Tuesday, September 10, 2019

Becoming (More) Human

Jean Vanier, the French-Canadian Catholic philosopher, theologian, and humanitarian was born on September 10, 1928, and died in May of this year at the age of 90. He was the author of some 30 books, including Becoming Human, his bestseller.  
Vanier, the Founder of L’Arche
According to britannica.com, Jean Vanier (pronounced van-YAY) was born in Switzerland but spent most of his early childhood in Canada. At the age of 14, though, he went to England where he entered the Britannia Royal Naval College and then served in the Royal Navy throughout World War II.
In 1950 Vanier resigned his naval commission and went to France, where in 1962 he earned a Ph.D. in philosophy from the Catholic University of Paris. Then after teaching briefly at the University of Toronto, he went back to France.
Influenced by a local Catholic priest, in 1964 Vanier invited two men with “profound disabilities” to live with him. That was the beginning of the first home dubbed L’Arche (French for the Ark) and the precursor of the now nearly 150 such homes on five continents.  
That first home, about 50 miles northeast of Paris, and the subsequent ones have all been, and are, communities where “people with and without intellectual and developmental disabilities” live together “in faith and friendship.”
In addition to Vanier himself, the most widely known person to live in a L’Arche home was Henri Nouwen, the noted Dutch Catholic priest, professor, and theologian who lived in Daybreak L’Arche (in the suburbs of Toronto) from 1986 until his death in 1996.
Vanier, the Author
In 1998, Vanier gave the Massey Lectures, and those five lectures became the five chapters of Becoming Human, published that same year. When the 10th-anniversary edition was published in 2008 with a new introduction by Vanier (who was then 80), over 70,000 copies had been sold.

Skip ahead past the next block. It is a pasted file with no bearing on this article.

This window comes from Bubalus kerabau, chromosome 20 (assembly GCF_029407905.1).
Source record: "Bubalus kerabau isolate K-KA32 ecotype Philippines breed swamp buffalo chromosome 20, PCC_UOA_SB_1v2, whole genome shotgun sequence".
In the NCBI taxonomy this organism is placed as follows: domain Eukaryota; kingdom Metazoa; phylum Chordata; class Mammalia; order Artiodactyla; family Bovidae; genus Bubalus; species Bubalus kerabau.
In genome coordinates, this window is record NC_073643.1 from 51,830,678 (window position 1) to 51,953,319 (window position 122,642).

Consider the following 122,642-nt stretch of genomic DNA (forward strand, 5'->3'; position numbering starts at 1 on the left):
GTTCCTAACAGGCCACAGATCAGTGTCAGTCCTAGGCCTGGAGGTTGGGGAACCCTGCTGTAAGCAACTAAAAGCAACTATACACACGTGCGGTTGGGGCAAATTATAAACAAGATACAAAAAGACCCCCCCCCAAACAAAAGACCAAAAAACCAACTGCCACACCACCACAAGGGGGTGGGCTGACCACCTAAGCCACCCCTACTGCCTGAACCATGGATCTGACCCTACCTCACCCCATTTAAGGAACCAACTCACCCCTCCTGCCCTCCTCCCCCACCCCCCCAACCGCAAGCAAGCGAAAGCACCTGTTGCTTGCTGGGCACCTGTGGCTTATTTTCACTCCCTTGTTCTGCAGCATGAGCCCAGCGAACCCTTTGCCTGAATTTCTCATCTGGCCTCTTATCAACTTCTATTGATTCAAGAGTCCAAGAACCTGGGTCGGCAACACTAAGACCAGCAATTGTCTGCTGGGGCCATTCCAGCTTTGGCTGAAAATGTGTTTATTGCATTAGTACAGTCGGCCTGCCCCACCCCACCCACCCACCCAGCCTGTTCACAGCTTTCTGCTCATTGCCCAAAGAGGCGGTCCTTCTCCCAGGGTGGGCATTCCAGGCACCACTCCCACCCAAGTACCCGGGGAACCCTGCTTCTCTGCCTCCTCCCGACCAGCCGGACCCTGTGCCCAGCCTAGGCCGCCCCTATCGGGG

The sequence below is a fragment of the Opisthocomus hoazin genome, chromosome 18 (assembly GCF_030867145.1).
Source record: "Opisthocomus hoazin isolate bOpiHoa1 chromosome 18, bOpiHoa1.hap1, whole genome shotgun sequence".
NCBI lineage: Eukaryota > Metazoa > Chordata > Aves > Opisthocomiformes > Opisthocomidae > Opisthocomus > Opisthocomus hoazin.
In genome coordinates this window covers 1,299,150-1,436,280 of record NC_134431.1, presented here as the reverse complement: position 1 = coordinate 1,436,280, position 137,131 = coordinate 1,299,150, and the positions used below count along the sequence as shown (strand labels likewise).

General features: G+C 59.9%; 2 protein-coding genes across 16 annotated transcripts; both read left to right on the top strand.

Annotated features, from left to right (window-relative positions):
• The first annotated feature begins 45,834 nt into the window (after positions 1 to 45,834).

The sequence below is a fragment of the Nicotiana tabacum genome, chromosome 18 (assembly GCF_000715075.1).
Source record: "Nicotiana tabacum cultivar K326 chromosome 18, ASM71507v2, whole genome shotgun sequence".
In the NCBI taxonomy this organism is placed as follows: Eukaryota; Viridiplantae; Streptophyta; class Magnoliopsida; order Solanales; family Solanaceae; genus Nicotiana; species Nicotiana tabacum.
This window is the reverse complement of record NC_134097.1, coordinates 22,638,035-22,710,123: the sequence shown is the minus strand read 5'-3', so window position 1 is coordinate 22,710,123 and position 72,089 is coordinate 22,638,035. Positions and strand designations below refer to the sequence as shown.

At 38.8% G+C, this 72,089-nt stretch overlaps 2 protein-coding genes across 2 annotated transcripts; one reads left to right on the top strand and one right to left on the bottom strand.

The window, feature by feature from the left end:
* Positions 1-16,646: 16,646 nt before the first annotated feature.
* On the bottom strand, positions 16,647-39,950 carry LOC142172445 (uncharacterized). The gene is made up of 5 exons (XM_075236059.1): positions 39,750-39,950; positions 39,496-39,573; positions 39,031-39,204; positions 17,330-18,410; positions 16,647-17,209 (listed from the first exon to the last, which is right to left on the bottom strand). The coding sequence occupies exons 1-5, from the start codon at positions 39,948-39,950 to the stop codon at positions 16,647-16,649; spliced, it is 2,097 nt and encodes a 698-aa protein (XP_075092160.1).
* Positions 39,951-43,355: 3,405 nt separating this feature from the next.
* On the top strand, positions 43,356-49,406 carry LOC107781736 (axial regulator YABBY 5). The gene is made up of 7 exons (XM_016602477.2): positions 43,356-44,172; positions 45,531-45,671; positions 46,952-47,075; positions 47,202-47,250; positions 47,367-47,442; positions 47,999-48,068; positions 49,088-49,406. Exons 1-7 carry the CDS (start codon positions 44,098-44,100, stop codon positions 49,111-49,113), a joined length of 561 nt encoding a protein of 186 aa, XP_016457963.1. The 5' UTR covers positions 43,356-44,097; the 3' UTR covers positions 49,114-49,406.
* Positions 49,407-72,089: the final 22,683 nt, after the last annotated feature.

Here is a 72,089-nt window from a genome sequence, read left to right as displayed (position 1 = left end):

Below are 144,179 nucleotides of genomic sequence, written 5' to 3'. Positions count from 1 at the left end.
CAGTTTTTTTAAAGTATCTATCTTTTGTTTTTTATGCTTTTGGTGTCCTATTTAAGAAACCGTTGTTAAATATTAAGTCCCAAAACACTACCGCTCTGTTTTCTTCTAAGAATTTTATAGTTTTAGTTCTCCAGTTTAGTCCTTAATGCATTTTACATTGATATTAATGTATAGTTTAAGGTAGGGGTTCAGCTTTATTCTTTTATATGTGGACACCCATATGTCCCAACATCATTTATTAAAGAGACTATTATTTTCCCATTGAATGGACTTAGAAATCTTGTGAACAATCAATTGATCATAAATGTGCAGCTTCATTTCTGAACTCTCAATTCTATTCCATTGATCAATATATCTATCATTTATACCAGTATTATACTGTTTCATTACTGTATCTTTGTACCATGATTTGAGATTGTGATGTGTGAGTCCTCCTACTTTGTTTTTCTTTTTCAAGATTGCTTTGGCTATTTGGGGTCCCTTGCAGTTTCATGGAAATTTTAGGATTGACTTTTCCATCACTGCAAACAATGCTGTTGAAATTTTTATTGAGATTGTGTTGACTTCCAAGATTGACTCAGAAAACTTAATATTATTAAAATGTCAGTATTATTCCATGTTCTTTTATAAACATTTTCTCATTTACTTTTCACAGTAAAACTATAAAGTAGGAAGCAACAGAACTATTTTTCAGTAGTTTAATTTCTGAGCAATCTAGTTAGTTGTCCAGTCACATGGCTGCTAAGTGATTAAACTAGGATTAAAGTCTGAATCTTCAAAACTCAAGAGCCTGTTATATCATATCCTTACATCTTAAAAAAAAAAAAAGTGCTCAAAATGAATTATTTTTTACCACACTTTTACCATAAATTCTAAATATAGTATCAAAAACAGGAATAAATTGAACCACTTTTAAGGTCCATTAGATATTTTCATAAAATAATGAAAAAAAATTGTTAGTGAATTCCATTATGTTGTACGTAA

The titles of the chapters of Becoming Human are “Loneliness,” “Belonging,” “From Exclusion to Inclusion: A Path of Healing,” “The Path to Freedom,” and “Forgiveness.” (You can find my two pages of excerpts from Becoming Human here.)
In this, his best-known book, Vanier doesn’t say much about L’Arche, but he uses many of the developmentally challenged people he had known at L’Arche as illustrations of the various points he makes.
Among his nearly 30 other books are Community and Growth (1979), From Brokenness to Community (1992) and Befriending the Stranger (2005). With eminent Protestant ethicist Stanley Hauerwas, he also co-authored Living Gently in a Violent World (2008).
Vanier was highly ecumenical in the broadest sense. At the same time, he was a devout (Catholic) Christian. One of his books is I Meet Jesus (Eng. ed., 1987), a quick read with illustrations on every other page.
Vanier, the Man Who “Made Us All More Human”
Soon after Vanier’s death in May, pastor and author Bethany McKinney Fox posted a noteworthy Christianity Today article titled “Jean Vanier Made Us All More Human.” Her point is that Vanier “showed the church how disability, vulnerability, and weakness bring us closer to one another and closer to Jesus”—and how that makes us more human.